While the anterior cingulate (ACC) and retrosplenial (RSC) cortices have been extensively studied for their role in spatial navigation, less is known about how they contribute to associative learning and later memory recall. The limited work that has been conducted on this topic suggests that each of these cortical regions makes distinct, but similar contributions to associative learning and memory. Here, we review evidence from the rodent literature demonstrating that while ACC activity seems to be necessary at remote time points associated with imprecise or generalized memories, the role of the RSC seems to be uniform over time. Together, the lines of evidence reviewed here suggest that the ACC and RSC likely function together to support memory formation and maintenance following associative learning.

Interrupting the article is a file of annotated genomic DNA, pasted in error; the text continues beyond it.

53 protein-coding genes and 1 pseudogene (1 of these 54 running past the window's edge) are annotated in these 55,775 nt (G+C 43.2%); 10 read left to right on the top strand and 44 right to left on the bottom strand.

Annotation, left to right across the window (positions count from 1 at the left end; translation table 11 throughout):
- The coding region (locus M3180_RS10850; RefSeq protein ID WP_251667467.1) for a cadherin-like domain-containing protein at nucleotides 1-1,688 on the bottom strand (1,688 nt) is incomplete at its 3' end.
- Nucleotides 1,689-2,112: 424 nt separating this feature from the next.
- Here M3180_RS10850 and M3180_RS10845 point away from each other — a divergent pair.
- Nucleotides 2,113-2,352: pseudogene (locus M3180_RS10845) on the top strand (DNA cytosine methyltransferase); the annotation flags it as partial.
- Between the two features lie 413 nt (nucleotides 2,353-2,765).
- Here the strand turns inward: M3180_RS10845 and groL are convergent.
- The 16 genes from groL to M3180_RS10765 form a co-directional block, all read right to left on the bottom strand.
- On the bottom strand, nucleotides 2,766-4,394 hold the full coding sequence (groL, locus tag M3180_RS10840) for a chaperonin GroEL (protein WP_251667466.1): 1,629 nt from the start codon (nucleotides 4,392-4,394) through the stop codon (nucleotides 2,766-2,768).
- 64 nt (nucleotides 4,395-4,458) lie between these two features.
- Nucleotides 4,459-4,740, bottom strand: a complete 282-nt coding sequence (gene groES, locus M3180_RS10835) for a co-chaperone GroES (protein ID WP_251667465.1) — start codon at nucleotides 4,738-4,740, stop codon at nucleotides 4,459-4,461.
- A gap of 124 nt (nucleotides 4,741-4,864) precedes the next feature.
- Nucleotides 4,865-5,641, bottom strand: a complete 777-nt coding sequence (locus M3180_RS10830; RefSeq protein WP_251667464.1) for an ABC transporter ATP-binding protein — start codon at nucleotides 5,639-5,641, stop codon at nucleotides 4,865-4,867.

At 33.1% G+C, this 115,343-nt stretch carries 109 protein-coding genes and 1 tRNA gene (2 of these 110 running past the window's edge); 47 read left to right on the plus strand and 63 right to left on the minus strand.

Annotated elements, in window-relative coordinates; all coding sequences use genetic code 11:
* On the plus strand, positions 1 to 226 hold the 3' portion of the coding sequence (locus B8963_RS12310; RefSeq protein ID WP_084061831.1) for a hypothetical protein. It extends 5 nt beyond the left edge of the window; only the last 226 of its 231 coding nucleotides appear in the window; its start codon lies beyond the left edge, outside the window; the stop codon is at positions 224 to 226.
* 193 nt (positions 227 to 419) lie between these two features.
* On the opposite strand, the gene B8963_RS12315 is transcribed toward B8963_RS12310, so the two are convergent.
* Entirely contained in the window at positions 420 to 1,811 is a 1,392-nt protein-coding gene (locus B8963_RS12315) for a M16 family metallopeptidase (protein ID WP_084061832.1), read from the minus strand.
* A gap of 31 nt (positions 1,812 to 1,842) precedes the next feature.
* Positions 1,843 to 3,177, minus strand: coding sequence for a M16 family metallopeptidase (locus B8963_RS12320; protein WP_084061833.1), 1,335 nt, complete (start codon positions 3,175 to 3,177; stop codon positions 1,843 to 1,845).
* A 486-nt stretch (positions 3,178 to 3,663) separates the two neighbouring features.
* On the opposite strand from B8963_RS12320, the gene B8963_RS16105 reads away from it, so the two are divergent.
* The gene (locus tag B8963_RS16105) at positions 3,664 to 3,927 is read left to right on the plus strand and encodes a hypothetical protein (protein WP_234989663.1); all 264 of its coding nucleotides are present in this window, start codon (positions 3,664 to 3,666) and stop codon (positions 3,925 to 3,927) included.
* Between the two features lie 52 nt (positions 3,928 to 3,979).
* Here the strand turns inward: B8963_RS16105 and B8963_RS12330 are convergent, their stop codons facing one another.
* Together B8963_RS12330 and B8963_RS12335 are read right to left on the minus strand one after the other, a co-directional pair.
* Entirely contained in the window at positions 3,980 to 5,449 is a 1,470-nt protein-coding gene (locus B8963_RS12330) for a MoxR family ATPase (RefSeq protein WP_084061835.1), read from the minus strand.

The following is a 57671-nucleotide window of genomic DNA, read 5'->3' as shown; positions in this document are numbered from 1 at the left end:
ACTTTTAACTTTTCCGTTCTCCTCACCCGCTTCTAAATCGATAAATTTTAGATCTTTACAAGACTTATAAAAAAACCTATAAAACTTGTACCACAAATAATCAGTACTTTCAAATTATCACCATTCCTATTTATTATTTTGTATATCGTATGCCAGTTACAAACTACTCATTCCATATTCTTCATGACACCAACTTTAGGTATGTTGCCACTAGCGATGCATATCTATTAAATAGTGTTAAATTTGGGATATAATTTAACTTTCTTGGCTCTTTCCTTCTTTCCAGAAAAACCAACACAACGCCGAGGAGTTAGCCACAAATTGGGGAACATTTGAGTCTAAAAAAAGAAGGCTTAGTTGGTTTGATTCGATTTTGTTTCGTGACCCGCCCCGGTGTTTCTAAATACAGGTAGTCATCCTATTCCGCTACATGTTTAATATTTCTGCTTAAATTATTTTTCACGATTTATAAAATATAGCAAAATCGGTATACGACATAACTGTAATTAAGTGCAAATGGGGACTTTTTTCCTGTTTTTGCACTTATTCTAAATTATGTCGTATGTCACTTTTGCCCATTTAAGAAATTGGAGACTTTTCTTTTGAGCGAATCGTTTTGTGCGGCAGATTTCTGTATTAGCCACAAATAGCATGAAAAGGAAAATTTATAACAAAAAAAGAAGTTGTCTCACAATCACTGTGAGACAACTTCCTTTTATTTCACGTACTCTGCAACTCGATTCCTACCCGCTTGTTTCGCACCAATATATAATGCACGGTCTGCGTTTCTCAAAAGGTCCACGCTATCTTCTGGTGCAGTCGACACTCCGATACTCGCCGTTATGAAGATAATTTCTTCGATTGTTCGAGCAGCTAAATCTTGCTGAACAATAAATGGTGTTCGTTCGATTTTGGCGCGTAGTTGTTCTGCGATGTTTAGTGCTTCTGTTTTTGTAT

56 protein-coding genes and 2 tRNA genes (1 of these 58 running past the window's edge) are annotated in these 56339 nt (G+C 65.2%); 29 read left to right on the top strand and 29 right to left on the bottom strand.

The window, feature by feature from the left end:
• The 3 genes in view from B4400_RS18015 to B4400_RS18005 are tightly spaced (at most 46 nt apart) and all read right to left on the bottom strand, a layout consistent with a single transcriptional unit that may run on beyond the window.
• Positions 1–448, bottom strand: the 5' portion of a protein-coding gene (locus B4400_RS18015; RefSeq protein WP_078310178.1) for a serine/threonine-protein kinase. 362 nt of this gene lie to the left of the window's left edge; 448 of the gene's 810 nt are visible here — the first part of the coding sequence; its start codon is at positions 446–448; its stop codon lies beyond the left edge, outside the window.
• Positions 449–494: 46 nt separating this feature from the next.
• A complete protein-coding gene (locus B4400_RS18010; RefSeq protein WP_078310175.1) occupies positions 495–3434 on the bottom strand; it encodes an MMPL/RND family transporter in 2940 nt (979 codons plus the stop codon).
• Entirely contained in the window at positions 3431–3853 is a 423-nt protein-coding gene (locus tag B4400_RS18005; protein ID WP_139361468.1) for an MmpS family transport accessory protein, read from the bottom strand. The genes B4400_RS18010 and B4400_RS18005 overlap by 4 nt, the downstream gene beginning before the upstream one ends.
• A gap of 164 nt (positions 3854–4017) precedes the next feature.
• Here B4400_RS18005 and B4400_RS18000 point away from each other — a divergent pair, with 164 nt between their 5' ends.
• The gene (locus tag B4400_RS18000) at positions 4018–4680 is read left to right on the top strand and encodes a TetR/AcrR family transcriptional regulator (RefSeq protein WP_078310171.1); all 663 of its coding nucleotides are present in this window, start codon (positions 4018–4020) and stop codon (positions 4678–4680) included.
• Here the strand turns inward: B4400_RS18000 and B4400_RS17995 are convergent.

All Science Journal Classification (ASJC) codes
- Neuropsychology and Physiological Psychology
- Cognitive Neuroscience
- Behavioral Neuroscience